The plot of Jane Austen’s Pride and Prejudice hinges on timing: when characters meet, when characters travel, when characters read letters. What if one small change occurs in the timing of events early in the novel?
“About a month ago I received this letter, and about a fortnight ago I answered it; for I thought it a case of some delicacy, and requiring early attention. It is from my cousin, Mr. Collins, who, when I am dead, may turn you all out of this house as soon as he pleases.”
~Pride and Prejudice, Chapter 13
In A Case of Some Delicacy, Mr. Collins offers his olive branch to Mr. Bennet a month earlier. When the heir of Longbourn visits with the aim of marrying one of its daughters, he precedes Mr. Bingley’s coming into Hertfordshire. Mrs. Bennet is nothing but encouraging for a match between Jane and Mr. Collins. Elizabeth cannot sit by while the happiness of her most beloved sister is sacrificed for the good of the family. But interfering in the fawning parson’s courtship is a full-time job. Elizabeth receives help from an unexpected ally: Mr. Darcy.
A Case of Some Delicacy is a fun romp with the characters you already love, and a few new ones you’ll come to love. All of the Bennet sisters play roles in the altered events in Hertfordshire, some of them in surprising ways. Eavesdropping abounds, secret partnerships are formed, matchmakers and matchbreakers run rampant, and general hijinks ensue.
Read an excerpt
This scene takes place during a picnic hosted at Longbourn. Elizabeth has sneaked off to her father’s library to confront him about the expectation that Jane will marry Mr. Collins. Mr. Bennet refuses to curtail his wife’s manipulations, and Elizabeth vows to interfere in the courtship in any way she can to save Jane from sacrificing her happiness for the family’s security. Mr. Darcy has overheard their entire argument through the open library window.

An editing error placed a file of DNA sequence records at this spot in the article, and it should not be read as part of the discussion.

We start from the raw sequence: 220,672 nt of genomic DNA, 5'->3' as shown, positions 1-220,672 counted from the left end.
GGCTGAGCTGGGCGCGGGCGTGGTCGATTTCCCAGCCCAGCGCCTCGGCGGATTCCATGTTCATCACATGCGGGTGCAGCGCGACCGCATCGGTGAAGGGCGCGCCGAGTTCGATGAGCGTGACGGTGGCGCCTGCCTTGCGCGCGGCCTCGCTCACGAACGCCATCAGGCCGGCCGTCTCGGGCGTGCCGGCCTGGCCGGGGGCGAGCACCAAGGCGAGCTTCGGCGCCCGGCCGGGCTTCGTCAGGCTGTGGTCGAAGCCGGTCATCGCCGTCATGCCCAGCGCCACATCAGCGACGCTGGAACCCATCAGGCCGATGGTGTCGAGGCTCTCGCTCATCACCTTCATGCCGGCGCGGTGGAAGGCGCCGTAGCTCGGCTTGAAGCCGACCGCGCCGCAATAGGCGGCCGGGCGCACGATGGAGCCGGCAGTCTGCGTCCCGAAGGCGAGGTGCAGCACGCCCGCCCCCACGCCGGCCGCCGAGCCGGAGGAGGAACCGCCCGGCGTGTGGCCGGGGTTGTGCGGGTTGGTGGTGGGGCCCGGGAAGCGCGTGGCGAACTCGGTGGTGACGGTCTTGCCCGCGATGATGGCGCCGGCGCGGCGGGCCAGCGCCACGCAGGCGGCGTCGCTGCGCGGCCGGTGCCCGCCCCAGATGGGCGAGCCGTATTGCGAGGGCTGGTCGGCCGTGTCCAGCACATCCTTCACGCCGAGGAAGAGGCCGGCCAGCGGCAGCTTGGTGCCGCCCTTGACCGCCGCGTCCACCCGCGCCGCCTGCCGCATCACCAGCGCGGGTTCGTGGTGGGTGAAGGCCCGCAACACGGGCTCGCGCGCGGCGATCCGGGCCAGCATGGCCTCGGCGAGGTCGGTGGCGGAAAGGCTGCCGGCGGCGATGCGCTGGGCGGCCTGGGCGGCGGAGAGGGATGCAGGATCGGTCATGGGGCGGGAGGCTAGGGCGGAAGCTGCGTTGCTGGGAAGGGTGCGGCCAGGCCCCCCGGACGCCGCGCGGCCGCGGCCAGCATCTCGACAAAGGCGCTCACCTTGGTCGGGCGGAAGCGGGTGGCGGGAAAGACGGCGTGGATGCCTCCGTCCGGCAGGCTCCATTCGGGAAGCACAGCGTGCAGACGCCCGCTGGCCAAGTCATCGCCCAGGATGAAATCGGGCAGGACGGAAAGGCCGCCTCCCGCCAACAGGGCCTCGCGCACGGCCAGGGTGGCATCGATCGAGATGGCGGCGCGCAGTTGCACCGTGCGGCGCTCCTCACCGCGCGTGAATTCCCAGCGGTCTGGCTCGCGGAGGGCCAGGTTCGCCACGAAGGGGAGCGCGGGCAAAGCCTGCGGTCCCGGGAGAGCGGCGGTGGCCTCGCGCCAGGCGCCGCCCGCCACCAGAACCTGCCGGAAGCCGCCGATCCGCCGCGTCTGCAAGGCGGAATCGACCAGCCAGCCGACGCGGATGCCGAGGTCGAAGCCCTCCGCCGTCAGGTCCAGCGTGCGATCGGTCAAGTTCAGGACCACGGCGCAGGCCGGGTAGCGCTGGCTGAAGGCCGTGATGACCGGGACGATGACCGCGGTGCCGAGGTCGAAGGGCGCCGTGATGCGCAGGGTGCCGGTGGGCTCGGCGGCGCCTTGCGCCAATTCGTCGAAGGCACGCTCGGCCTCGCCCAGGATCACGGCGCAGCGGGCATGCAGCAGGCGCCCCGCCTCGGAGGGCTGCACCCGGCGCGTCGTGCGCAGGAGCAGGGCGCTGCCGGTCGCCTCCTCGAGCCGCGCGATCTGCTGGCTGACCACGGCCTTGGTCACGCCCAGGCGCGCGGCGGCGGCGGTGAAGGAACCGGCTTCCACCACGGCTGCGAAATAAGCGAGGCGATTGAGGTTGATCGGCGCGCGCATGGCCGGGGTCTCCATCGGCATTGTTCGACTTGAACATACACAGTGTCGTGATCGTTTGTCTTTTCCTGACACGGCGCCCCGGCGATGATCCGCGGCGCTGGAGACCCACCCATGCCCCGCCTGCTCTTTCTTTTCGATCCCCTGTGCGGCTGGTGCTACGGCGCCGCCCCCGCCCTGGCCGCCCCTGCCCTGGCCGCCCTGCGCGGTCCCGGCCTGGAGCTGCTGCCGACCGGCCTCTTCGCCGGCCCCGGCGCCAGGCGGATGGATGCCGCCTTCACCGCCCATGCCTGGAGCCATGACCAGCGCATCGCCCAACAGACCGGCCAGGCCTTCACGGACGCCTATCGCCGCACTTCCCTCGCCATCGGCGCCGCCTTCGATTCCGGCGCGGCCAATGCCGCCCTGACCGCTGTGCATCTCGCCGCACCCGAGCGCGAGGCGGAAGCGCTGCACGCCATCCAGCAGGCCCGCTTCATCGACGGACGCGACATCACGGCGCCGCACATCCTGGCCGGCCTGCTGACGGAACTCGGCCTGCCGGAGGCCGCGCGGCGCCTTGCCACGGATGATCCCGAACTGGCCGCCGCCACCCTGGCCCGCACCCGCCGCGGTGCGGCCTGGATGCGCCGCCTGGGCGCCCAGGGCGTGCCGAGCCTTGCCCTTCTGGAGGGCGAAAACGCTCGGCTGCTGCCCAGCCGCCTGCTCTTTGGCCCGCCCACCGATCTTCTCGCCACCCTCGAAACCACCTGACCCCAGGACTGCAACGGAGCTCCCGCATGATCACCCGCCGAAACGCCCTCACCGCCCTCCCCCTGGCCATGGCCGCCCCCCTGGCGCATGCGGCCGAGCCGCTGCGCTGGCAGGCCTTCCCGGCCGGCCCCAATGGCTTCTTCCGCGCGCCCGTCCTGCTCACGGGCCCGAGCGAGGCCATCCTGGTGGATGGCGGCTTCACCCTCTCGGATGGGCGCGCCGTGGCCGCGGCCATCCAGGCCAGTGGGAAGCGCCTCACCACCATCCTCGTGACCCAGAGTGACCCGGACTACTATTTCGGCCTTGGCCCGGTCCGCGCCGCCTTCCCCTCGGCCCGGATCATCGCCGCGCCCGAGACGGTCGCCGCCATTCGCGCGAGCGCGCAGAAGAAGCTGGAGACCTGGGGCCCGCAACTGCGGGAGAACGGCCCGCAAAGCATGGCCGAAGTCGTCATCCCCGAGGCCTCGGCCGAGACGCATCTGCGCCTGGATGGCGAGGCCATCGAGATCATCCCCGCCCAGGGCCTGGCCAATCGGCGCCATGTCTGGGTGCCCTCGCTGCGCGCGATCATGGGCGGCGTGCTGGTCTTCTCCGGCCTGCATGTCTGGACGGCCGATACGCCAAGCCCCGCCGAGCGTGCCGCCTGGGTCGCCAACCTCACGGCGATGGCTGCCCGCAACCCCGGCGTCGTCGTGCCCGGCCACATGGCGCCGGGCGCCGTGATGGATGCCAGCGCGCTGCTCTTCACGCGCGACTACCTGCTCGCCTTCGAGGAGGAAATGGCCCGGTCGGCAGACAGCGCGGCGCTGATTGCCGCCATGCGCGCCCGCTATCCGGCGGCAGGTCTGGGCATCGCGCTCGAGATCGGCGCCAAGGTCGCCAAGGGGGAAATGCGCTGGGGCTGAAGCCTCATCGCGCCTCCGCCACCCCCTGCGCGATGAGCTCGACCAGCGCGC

From Chapter 3
As Darcy hurried to make his escape, he berated himself for being so lax in his concealment. The angry Elizabeth he had witnessed was intoxicating enough, but the hurt, sad Elizabeth at the end of the confrontation had wreaked havoc within him. He had wanted to run inside to comfort her, to tell her how valiant she was in defence of her sister, how selfless she was to take such a burden on herself; yet he was unable to move—and then suddenly she looked straight at him! Blast!
And now he must return to Mrs Bennet without succeeding in his promised task. He sped along the path, his mind racing to come up with an excuse. Although he would not stoop to the indecorous act of running, Darcy thought he had the advantage of uncommonly long legs in combination with a head start. He had not bargained, however, on his sprightly pursuer breaking into a rather unladylike run herself.
“Mr Darcy! A moment, please!” she called out. Her voice was surprisingly close, and clearly angered.
He halted his hurried steps, endeavoured to school his features, and turned to face her. “Miss Bennet, how may I be of service?”
Elizabeth would have laughed at Mr Darcy’s breathless attempt at artfulness were she not so irate. “I have come to expect staring from you, but what can you mean by lurking about windows and spying on private conversations?”
He winced at the word “lurking,” but did not deny it. “My apologies, Miss Bennet. I—I,” he stuttered and paused. “Mrs Bennet sent me to fetch your father, and I was about to enter the house when I heard voices coming from the library window. I—you,” again he stuttered. “Your voice was raised and I was dumbstruck by the heat of the argument.”
A moment of silence passed as their eyes met.
Elizabeth flushed, embarrassed afresh with the confirmation that Mr Darcy had seen her at the height of her temper. “That is hardly an excuse!”
He looked away. Sighing, she continued, “Mr Darcy, though I am sure you are shocked at my impudence, you must have deduced the very delicate nature of the conversation you just witnessed.”
“I do grasp the delicacy of the subject matter, yes.” It looked as if he might say more, but he remained stubbornly silent.